Mark Budman was born in the former Soviet Union. His fiction and non-fiction have appeared in such magazines as Mississippi Review, Virginia Quarterly, The London Magazine (UK), McSweeney’s, Sonora Review, Another Chicago, Sou’wester, Turnrow, Southeast Review, Mid-American Review, the W.W. Norton anthology Flash Fiction Forward, Not Quite What I Was Planning: Six-Word Memoirs by Writers Famous and Obscure, Short Fiction(UK), and elsewhere. He is the publisher of a flash fiction magazine Vestal Review. His novel My Life at First Try was published by Counterpoint Press to wide critical acclaim. He co-edited flash fiction anthologies from Ooligan Press and Persea Books/Norton.
Mark, this excerpt from “Lenin: Red, White & Blue” is an engaging and provocative read. Funny too. What inspired the idea to transport Lenin through time in Rip Van Winkle-like fashion?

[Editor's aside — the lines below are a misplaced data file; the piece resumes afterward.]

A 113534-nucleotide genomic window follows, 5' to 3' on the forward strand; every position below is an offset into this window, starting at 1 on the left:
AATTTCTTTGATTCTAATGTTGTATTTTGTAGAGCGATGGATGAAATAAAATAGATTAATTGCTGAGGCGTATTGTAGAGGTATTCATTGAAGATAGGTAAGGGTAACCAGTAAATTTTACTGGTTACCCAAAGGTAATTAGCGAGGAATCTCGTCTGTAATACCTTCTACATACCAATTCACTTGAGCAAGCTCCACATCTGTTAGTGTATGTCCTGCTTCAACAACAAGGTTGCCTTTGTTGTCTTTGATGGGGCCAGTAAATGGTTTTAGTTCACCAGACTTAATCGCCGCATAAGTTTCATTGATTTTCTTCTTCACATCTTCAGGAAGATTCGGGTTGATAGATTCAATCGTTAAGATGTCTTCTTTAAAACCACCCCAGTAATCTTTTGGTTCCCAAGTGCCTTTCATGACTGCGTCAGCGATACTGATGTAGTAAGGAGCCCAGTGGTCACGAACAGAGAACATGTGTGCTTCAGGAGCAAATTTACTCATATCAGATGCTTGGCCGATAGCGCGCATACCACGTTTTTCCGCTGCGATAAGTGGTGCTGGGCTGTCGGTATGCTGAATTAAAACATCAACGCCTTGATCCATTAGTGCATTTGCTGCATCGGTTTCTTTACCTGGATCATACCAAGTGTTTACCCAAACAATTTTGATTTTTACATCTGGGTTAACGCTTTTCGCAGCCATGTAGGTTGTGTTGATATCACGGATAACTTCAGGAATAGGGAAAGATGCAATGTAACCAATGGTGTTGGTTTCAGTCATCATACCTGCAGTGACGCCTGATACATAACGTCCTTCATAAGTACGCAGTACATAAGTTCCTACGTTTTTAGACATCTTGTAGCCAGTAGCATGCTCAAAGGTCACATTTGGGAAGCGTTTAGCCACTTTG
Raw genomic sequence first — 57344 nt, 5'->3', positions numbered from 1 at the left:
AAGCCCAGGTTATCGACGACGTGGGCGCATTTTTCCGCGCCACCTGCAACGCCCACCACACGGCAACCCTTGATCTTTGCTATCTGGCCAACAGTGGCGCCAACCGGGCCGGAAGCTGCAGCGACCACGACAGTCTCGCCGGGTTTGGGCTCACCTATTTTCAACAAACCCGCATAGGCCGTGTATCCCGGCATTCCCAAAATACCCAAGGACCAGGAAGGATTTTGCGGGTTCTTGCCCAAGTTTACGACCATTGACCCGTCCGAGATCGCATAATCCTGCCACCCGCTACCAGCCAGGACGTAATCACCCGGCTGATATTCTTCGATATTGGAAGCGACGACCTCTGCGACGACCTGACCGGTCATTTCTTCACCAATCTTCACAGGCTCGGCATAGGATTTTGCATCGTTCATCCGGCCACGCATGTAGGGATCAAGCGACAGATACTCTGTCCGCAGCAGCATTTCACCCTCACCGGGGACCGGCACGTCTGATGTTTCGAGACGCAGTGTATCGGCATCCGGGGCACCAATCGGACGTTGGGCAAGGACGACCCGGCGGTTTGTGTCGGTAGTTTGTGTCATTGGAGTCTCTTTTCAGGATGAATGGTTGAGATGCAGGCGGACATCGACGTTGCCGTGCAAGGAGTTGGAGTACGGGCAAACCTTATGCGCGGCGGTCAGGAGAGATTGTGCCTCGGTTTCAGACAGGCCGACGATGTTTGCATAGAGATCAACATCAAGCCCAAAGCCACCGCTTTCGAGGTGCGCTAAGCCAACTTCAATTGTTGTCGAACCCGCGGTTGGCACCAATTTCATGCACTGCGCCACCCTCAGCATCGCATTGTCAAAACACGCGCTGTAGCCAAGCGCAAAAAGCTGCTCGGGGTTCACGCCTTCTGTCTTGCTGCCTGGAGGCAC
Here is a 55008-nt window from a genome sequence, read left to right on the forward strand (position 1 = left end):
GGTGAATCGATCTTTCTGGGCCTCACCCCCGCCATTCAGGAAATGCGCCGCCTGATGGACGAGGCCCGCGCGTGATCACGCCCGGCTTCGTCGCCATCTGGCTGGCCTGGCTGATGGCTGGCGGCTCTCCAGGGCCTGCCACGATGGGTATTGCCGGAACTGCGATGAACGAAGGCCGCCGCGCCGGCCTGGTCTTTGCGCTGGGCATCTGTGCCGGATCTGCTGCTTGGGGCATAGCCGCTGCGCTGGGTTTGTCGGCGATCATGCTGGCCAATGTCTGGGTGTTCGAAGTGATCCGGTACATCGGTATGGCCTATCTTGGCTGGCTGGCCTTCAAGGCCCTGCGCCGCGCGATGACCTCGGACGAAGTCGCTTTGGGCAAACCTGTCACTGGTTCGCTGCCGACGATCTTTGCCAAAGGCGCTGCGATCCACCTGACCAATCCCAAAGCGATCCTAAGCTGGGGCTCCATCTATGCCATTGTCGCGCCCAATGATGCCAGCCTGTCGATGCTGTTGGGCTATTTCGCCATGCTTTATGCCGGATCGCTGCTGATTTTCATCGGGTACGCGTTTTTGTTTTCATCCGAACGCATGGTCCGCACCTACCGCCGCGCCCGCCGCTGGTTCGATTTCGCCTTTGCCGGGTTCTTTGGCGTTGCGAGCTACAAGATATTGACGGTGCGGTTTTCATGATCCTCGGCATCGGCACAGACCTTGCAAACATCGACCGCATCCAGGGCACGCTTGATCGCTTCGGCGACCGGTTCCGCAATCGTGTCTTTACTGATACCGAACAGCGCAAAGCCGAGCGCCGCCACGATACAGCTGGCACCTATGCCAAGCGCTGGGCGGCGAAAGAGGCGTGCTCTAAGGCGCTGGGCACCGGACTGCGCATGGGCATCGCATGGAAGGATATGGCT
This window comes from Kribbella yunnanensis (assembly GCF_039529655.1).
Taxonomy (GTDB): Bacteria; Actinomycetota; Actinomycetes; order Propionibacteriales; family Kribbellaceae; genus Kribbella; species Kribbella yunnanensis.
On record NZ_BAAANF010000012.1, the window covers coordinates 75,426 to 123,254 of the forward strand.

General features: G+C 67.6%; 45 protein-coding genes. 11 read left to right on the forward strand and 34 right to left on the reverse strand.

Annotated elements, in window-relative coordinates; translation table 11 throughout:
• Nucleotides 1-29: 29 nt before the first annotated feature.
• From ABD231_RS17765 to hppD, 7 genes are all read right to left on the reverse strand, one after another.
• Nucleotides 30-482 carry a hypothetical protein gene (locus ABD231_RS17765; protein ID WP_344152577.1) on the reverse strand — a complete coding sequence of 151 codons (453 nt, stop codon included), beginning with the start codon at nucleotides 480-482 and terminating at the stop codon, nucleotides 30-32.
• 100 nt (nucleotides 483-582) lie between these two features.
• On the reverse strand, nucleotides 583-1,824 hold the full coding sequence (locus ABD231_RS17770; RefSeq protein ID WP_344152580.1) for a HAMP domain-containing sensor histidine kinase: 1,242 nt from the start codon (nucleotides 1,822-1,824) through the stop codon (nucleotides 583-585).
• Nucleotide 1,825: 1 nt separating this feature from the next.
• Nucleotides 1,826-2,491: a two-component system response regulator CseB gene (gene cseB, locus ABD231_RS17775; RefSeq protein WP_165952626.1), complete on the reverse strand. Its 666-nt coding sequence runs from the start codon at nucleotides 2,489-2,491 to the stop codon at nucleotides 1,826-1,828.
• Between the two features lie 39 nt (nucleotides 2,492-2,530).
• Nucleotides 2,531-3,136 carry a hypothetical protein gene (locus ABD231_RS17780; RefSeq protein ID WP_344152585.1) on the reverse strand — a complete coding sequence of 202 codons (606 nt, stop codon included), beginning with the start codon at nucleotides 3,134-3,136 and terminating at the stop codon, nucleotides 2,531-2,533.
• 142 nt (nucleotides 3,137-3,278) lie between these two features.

Being born and raised in the old Soviet Union, I grew up in the shadows of Lenin and Stalin. I prominently featured the latter in my previous novel My Life at First Try. Now, it was time for the former. They were friends and rivals back then, so I decided it’s time for them come together to a computer near me and then to books near you. Continue Reading →